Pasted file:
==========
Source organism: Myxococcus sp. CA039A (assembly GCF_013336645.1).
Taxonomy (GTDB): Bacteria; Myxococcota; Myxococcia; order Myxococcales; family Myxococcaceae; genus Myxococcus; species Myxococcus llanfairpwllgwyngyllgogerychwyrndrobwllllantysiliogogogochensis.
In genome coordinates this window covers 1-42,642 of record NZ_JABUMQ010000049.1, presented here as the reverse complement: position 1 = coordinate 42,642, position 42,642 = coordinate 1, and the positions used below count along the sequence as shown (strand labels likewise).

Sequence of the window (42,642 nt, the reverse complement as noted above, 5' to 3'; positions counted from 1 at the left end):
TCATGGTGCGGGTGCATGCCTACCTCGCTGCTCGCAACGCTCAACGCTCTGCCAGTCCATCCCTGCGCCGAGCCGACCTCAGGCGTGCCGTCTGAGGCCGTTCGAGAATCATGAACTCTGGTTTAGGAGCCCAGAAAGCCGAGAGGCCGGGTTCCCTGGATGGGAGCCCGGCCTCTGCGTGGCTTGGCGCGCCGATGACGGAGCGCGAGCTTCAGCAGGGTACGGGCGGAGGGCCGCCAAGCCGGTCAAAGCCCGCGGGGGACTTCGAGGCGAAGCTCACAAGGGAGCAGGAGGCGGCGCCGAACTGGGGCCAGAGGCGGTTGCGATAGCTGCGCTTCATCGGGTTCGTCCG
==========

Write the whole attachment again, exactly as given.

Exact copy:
Source organism: Myxococcus sp. CA039A (assembly GCF_013336645.1).
Taxonomy (GTDB): Bacteria; Myxococcota; Myxococcia; order Myxococcales; family Myxococcaceae; genus Myxococcus; species Myxococcus llanfairpwllgwyngyllgogerychwyrndrobwllllantysiliogogogochensis.
In genome coordinates this window covers 1-42,642 of record NZ_JABUMQ010000049.1, presented here as the reverse complement: position 1 = coordinate 42,642, position 42,642 = coordinate 1, and the positions used below count along the sequence as shown (strand labels likewise).

Sequence of the window (42,642 nt, the reverse complement as noted above, 5' to 3'; positions counted from 1 at the left end):
TCATGGTGCGGGTGCATGCCTACCTCGCTGCTCGCAACGCTCAACGCTCTGCCAGTCCATCCCTGCGCCGAGCCGACCTCAGGCGTGCCGTCTGAGGCCGTTCGAGAATCATGAACTCTGGTTTAGGAGCCCAGAAAGCCGAGAGGCCGGGTTCCCTGGATGGGAGCCCGGCCTCTGCGTGGCTTGGCGCGCCGATGACGGAGCGCGAGCTTCAGCAGGGTACGGGCGGAGGGCCGCCAAGCCGGTCAAAGCCCGCGGGGGACTTCGAGGCGAAGCTCACAAGGGAGCAGGAGGCGGCGCCGAACTGGGGCCAGAGGCGGTTGCGATAGCTGCGCTTCATCGGGTTCGTCCG